Cat scent marking is a part of their language and vocabulary. Scent is amazingly important to cats – it can be comforting, intriguing, threatening even informative. The feline sense of smell is very powerful, there is a whole world of information around us in the form of scent, that we cannot see! Cats have evolved to use scent in many ways, they can use their own scent to claim territory, self sooth, find their way home, or others scents to find their friends and avoid their enemies!
There are scent glands in certain parts of your cats face, like the cheeks and chin. These scent markings can actually be seen by our eyes if they are left to build up and look brown or black. Once you notice them you might want to break out the spray and wipe – however remember that your cat’s face is obviously rubbed against this surface frequently and that contact with household cleaners could harm them. These marks can be easily wiped away with a warm damp cloth.
Have you ever seen your cat turn their bum towards something and wiggle their tail? This can often be mistaken for “spraying” because it looks almost identical – just no urine comes out. Cats frequently use this kind of scent marking on flat surfaces and can be seen shaking their tail often when happy. I like to think of this as a cat fanning pheromones around the place.
We’re talking poops and pees ladies and gentlemen! The most obvious items in the cat scent marking arsenal (‘scuse the pun). Cats will mark their territory and claim it as their own personal space – so other cats know to stay away! A confident cat who wants everyone to know they are around will leave their poo uncovered by dirt – out there and proud. Where as the shyer cats will make sure everything is buried well so predators don’t know they are there. My most insecure cat will actually go back three or four times to re-bury everything in an obsessive compulsive way, just to make sure. Re-marking these scent boarders is part of your cats daily routine. When a cat leaves its territory i.e. you move house, or your cat sadly passes away – the scent markers fade and your backyard becomes fair game for anyone.
You’ve probably seen your cat do this and not known it. Your cat smells something, pauses, opens their mouth a little and looks off into the distance – as if the smell itself has been so bad they have wanted to faint. I call this “Stinky Face”. Only the best smells qualify for a stinky face! What is actually happening is that your cat is “tasting” the smell. Like an exquisite Marlborough wine tasting – they are using their nose and mouth to get the full bouquet of the smell. They may also lick their nose to taste the smell. The technical name for stinky face is the Flehmen response and many different types of animals have their own version of it.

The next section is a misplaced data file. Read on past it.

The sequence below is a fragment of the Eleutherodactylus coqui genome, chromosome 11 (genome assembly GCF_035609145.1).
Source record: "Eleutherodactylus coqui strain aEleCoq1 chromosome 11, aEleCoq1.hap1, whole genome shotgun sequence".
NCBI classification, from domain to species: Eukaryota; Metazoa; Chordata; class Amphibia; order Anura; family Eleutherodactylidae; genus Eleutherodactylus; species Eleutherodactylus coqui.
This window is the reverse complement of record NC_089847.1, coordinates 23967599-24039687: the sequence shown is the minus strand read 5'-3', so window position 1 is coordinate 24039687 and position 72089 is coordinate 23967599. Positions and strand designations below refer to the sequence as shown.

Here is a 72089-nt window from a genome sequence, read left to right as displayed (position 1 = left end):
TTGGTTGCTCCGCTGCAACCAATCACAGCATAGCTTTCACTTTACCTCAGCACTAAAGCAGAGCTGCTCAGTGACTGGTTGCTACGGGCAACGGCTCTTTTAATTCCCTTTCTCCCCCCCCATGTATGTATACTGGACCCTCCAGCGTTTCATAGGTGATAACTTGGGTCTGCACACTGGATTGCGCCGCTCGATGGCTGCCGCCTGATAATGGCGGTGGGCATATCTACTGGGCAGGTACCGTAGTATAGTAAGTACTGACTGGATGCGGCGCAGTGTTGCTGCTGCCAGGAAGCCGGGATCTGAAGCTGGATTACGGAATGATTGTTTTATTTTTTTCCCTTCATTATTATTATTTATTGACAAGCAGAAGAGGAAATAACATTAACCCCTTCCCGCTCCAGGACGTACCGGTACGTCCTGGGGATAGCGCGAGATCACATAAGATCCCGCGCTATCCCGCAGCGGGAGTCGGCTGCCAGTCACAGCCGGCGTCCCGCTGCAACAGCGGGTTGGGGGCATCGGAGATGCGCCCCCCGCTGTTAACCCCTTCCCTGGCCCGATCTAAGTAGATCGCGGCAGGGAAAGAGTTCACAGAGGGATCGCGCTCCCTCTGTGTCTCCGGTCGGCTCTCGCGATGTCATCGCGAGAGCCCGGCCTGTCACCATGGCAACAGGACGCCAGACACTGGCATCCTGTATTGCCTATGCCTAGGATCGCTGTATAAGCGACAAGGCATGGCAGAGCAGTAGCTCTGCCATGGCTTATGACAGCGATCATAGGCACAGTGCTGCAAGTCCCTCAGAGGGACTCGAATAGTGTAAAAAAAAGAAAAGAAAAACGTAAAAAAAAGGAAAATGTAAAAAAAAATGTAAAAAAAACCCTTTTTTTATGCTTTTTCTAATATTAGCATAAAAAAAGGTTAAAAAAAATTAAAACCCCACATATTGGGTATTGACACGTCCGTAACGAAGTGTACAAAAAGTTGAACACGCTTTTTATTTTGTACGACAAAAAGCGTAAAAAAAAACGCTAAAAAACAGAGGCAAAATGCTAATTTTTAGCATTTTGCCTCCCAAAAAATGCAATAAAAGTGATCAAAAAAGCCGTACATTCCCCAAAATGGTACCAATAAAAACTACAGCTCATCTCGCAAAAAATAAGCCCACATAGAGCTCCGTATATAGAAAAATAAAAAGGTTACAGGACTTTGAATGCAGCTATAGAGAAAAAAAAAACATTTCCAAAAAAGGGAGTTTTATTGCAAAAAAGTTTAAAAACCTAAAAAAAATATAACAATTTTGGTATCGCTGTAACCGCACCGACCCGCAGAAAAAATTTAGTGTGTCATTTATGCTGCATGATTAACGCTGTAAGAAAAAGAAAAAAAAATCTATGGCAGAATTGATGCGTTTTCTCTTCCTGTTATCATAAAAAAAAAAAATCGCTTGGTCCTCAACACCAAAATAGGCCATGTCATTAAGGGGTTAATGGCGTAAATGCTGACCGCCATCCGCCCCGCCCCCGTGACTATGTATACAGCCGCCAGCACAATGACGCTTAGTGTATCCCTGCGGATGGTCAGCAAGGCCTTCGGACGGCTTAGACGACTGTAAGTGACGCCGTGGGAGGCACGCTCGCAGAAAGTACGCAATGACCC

we’ve all heard dog owners complain that their dog has rolled in something unimaginably disgusting and now needs a full grooming… Cats are much less likely to do that than dogs. Being quite clean animals they normally wont roll in something that will cake them in grossness but they will roll around on strong smelling things like your workout clothes or that patch of grass over there where another animal has been. This is an instinctive behaviour where your cat is camouflaging its own scent from predators. If they smell like sweaty gym socks their natural scent is masked a little, making them more stealthy, comforted and safe from curious predators.
So there you have it. Now you know a little bit more about scent marking! Scent is such a huge part of the language of a cat – its like a social media feed but invisible and for cats! Unwanted scent marking can become a problem for humans – but that’s for another time!